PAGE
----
NBA Raptors' president breaks silence after being shoved on-camera

Masai Ujiri speaks in first TV interview after a sheriff deputy's leaked body camera footage shows a confrontation between the officer and the executive after his team won the championship in 2019.
5:29 | 02/24/21

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Transcript for NBA Raptors' president breaks silence after being shoved on-camera
We're back with an ABC news exclusive. The first TV interview with the president of the Toronto raptors since the sheriff's deputy shoved him while trying to celebrate the team's first NBA championship defeating the reigning champs, golden state, and, robin, I know you had a chance to speak to him. I did. Masai ujiri originally from Nigeria and has worked very hard to become the raptors' president, currently one of the only black NBA team presidents and wanted to enjoy the time honored tradition of joining his team on the court but a sheriff's deputy shoved him repeatedly in an altercation that made headlines around the world. He is now moving forward saying the incident is renewing his fight for social justice. There's a new NBA champion. Reporter: What was supposed to be a dream moment at the 2019 NBA finals -- We, the north, are now we the champions. Reporter: Turned into a nightmare for Toronto raptors president masai ujiri. Please, please, please. Please, please, please. You're making your way out to please tell us in your own word what is happened this Glen there's a lot of chaos going on on the court. I walk up and that's when I actually got stopped. Reporter: As ujiri makes his way on the court to celebrate the historic victory with his team a sheriff's deputy stops him aggressively shoving ujiri, not once, but twice. Please, please, please. Reporter: While ujiri is seen reaching for his credentials. What were you thinking at that moment. We don't buy a championship in Walmart. It's something you are trying so hard to do and you're trying to figure out how do I go and celebrate with my guys and now you get this confrontation and it confuses you, you know, and I honestly I was confused. You are taken aback and don't even know how to react. Reporter: He was eventually allowed to join his team on court. Players rallying behind him. Eight months later the deputy involved, Alan Strickland filing a civil suit for monetary damages against ujiri claiming ujiri injured him and was the aggressor. In the complaint Strickland alleging ujiri, quote, hit him in the face and chest with both fists. Ujiri's lawyers countersuing calling the deputy's account of the encounter a complete fabrication. Which ultimately led to the release of the body cam footage in August 2020. You saw it for the first time and everybody else was able to see what truly transpired. What was that moment like for you? I called my wife, I called our family and I couldn't sleep for three days, three, four days in the bubble because you -- seeing that tape, yes, you are vindicated. You feel that, yes, this is the right story, people said you punched a policeman, you hit his jaw, you broke his jaw, there's all kinds of things and you begin to doubt yourself. As time goes on, you begin to actually like wonder what really happened. Reporter: Both lawsuits have been dropped nearly two years after the encounter. But ujiri says the incident has reignited his push for equality. This is not just a legal fight that you have a new fight. What is your new fight with this? As much as we say, yeah, this happened to me, there's worse that happened to other people, right, George Floyd, I lost a moment. People have lost their lives. I say as humble as I can maybe the privilege or the job that I have to fight this, the wrongly accused, there's no body cam, nobody sees what happens and they're incarcerated or they're accused or they're charged. We have to fight for them. Reporter: Starting in scouting ujiri worked his way up in the league to become the Denver nuggets GM and has held the coveted spot as raptors team president since 2013. A humanitarian at heart, he's dedicated much of his career to philanthropy, empowering youth in his homeland for nearly two decades through his organization, giants of Africa. We want to teach basketball the basic fundamentals of it and we want to find talent but then it even grew bigger. They are incredible young girl, young boys that need a pathway. My job with the opportunity that the NBA has blessed me with, I have to continue to do this. We teach the kids more life skills, of being honest, being on time, respect for their elders, respect for women. Everybody, go like this. Reporter: As he encourages the next generation to dream big, ujiri says he now moves forward hoping for a future without discrimination. I want people to really think about humanity and who we are as human beings and it's really, really important that we treat each other well. We reached out to the sheriff deputy's legal team for comment. Thus far we have not heard back and ujiri says he is thankful for that body cam video that was only released after the sheriff's deputy. Chilling to hear him say he was rethinking what happened. Because he kept hearing it over and over but says he's so thankful it was released. Had it not many would have doubted his account. That's why he's moving forward and wanting to be the voice for those who don't have the video. Who don't have the evidence that something has happened to them and people not believing them as well.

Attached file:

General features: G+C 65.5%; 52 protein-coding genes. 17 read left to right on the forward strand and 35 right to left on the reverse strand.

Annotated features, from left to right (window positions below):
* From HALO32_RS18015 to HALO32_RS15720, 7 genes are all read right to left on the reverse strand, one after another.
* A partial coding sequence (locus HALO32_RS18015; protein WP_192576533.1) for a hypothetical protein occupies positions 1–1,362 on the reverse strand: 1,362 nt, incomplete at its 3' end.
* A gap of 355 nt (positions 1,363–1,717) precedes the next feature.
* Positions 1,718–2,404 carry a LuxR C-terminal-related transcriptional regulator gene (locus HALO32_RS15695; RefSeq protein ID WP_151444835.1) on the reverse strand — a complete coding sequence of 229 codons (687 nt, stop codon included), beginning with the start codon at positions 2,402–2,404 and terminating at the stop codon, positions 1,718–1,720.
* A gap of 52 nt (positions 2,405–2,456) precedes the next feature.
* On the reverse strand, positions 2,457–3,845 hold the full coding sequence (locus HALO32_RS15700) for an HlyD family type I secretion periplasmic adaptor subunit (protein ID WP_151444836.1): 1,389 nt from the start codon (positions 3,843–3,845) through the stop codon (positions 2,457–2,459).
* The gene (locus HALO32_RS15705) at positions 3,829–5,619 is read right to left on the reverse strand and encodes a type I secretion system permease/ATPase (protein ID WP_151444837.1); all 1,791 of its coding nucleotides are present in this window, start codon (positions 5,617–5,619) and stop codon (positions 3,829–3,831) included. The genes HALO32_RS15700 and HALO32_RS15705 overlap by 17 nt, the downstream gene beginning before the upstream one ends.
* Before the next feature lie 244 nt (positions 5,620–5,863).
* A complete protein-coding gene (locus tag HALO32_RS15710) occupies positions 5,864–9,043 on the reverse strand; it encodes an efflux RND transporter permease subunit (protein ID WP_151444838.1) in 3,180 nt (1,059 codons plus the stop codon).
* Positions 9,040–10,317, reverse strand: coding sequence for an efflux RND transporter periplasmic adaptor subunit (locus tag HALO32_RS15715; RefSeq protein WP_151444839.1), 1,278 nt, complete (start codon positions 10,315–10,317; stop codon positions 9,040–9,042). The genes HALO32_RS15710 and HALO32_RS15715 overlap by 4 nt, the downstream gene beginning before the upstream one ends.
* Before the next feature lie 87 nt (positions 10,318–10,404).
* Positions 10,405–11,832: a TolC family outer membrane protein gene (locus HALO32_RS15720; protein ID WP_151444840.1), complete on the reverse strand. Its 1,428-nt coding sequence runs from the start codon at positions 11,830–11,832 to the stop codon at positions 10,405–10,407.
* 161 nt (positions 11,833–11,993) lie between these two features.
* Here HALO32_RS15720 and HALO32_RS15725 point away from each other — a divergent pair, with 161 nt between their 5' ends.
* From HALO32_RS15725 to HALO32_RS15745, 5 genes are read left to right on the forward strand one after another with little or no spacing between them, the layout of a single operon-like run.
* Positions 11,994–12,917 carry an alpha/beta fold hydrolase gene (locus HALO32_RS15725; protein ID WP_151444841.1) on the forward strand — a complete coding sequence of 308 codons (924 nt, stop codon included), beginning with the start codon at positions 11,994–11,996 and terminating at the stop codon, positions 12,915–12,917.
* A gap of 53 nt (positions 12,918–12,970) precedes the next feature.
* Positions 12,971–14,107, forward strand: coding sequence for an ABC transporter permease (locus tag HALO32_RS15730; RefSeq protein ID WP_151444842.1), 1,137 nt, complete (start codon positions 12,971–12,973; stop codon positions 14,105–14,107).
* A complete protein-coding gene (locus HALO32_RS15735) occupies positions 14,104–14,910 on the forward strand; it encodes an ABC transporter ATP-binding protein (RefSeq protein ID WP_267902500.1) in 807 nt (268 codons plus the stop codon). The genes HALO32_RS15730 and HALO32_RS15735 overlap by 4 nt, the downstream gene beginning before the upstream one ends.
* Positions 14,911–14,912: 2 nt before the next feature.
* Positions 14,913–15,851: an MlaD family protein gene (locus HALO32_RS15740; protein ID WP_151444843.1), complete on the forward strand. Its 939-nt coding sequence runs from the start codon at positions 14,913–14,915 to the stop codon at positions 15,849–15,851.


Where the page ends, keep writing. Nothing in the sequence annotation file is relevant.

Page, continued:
This transcript has been automatically generated and may not be 100% accurate.

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